Degree Name

DrPH (Doctor of Public Health)


Public Health

Date of Award


Committee Chair or Co-Chairs

Hadii M. Mamudu

Committee Members

Manik Ahuja, Stephanie Mathis, Karilynn Dowling-McClay


Youth tobacco use is a public health concern in the United States (U.S.) with about 2.8 million middle and high school youth reporting current tobacco use in 2023. Healthcare providers (HCPs) can play a crucial role in addressing youth tobacco use through screening and counseling, yet rates of these interventions are suboptimal. Tennessee has a high prevalence of youth tobacco use and not much is known about these interventions in Northeast Tennessee. This study has several objectives: 1) conduct a scoping review of available evidence on screening and counseling for youth tobacco use and identify related gaps; 2) assess youth self-reported rates of HCPs’ screening and counseling for tobacco use among U.S. youth, and identify associated factors; 3) explore HCPs’ experiences and identify barriers and facilitators in implementing screening and counseling interventions for youth tobacco use in Northeast Tennessee; and 4) provide recommendations for policy and practice based on identified gaps. This multi-method study employed 1) a scoping review, adhering to the Johanna Briggs Institute methodology; 2) a cross-sectional analysis of data from the 2022 National Youth Tobacco Survey using logistic regression models; 3) a qualitative study using a blended-inductive coding of semi-structured interviews and thematic analysis, and 4) a research brief highlighting the policy and practice implications of study findings. The scoping review analyzed 22 articles and revealed disparities in HCPs’ tobacco screening and counseling interventions. The quantitative study showed tobacco screening and counseling rates of 43.7% and 3 45.6%, respectively. Younger youth (9–12 years) and non-Hispanic (NH) Black, Hispanic, and NH Asian youth were less likely to receive screening and counseling compared to NH White youth. In-depth interviews with 12 primary care providers (PCPs) revealed varying levels of confidence in screening and counseling for tobacco use. PCPs primarily conduct formal screening for older youth (12–18 years), and barriers such as time constraints, lack of confidentiality, and resistance from youth were frequently mentioned. Efforts should be made to improve screening and counseling interventions for youth tobacco use by implementing policies to reduce barriers and increase HCPs’ awareness regarding early intervention for all age groups, races, and ethnicities.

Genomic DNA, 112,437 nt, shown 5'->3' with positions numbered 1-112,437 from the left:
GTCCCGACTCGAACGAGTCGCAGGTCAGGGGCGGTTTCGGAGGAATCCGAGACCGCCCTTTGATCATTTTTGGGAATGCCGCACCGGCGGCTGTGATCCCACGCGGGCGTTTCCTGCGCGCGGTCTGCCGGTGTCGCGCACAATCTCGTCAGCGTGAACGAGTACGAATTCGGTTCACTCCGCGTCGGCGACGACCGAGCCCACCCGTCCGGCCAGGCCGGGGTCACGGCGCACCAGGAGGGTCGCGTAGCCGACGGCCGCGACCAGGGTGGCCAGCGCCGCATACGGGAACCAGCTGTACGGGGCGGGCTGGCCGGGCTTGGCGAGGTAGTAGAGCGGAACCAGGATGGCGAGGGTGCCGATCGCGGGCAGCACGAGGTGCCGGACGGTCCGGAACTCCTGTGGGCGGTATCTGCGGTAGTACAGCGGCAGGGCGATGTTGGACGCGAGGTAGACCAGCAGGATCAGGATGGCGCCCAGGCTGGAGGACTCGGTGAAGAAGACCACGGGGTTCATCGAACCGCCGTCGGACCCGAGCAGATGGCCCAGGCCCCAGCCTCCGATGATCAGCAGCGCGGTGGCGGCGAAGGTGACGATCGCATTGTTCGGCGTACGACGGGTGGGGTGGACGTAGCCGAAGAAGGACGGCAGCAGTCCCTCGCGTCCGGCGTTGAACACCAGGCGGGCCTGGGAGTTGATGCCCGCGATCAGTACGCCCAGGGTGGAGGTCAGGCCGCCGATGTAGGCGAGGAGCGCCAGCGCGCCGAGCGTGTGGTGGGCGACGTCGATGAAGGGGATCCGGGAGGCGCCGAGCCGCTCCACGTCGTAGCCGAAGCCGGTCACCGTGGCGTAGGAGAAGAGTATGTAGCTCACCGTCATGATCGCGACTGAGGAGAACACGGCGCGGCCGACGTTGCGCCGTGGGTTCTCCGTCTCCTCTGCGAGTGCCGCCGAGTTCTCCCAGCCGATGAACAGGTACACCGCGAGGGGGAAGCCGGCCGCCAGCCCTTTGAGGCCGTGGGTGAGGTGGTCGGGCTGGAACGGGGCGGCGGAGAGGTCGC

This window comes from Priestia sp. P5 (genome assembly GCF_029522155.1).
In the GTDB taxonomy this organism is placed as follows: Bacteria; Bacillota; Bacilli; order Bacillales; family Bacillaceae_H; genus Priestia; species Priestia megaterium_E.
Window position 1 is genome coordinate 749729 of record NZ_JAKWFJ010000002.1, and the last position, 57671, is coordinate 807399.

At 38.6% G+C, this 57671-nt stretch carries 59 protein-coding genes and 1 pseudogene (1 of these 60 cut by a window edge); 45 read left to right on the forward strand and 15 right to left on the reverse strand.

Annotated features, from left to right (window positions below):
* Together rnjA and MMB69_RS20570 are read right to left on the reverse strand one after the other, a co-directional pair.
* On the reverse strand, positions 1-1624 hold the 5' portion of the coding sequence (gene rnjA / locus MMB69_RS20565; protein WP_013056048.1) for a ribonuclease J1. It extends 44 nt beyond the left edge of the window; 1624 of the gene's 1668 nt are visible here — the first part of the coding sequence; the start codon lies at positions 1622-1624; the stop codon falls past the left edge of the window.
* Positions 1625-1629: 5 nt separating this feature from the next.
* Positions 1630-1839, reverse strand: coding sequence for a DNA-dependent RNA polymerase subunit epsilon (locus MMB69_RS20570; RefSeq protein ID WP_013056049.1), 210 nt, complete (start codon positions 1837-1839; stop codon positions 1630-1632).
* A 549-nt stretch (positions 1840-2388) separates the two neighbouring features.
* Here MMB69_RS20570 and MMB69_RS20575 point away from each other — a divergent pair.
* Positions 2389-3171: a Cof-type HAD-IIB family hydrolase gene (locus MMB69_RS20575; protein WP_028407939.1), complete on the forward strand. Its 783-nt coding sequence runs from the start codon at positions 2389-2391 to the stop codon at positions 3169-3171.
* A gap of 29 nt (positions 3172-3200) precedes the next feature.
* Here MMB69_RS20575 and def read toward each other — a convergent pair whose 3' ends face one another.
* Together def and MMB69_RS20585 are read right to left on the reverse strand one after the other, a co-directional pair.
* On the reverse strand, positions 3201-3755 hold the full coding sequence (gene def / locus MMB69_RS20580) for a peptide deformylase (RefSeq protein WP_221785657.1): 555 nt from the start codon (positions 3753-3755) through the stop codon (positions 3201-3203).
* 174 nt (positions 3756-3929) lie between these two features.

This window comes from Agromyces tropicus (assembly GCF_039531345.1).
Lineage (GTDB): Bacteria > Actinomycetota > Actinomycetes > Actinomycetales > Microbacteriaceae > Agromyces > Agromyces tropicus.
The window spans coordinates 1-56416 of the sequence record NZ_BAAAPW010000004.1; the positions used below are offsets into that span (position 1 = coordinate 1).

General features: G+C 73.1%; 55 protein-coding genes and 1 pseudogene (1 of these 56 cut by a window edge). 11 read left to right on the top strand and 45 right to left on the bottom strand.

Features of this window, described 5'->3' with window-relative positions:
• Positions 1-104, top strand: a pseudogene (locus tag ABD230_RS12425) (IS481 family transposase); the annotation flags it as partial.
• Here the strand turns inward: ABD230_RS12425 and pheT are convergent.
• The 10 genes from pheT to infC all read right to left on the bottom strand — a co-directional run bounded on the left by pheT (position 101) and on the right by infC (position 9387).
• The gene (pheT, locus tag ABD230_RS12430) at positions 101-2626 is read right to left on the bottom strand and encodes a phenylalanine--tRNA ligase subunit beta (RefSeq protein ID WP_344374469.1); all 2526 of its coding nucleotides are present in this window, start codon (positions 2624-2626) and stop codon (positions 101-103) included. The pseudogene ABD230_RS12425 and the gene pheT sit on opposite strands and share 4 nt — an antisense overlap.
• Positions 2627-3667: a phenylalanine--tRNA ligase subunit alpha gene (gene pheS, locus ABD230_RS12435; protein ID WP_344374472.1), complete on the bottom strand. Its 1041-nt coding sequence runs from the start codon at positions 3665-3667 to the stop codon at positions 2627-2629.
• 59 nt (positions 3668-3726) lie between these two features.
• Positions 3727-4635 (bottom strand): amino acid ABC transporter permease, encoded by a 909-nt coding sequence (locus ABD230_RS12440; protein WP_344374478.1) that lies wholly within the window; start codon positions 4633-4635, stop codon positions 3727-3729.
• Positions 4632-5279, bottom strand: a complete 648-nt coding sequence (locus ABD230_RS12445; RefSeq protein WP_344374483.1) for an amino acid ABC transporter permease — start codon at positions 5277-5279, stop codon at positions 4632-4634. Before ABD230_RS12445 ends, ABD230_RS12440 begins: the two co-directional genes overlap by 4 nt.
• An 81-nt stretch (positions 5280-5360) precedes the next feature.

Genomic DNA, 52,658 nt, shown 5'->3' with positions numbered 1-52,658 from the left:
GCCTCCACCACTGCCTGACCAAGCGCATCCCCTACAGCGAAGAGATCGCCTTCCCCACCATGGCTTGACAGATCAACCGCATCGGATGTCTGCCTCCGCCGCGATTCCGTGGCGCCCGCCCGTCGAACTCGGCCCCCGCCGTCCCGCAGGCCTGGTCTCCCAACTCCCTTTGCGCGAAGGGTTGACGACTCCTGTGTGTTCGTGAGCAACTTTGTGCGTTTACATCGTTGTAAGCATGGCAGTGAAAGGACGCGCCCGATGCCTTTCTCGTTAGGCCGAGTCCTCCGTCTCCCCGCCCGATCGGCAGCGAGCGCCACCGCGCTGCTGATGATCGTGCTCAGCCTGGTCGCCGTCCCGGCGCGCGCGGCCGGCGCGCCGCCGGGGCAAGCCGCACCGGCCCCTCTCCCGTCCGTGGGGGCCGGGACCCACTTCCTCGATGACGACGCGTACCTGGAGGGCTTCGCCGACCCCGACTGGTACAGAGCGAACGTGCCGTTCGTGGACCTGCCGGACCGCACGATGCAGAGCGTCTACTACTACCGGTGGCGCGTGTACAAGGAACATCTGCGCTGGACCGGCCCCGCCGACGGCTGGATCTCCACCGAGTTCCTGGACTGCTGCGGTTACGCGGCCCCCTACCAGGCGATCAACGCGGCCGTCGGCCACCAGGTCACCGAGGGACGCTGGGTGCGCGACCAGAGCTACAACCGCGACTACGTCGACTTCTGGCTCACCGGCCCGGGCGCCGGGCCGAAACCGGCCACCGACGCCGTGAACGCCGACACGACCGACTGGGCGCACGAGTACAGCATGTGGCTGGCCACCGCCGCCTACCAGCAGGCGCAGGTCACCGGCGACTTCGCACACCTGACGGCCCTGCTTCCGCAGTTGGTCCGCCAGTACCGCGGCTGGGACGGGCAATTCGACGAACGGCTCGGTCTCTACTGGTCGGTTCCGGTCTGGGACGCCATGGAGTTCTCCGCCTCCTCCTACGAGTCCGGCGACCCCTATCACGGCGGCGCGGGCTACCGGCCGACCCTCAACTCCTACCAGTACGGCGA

Document Type

Dissertation - embargo


Copyright by the authors.

Available for download on Sunday, June 15, 2025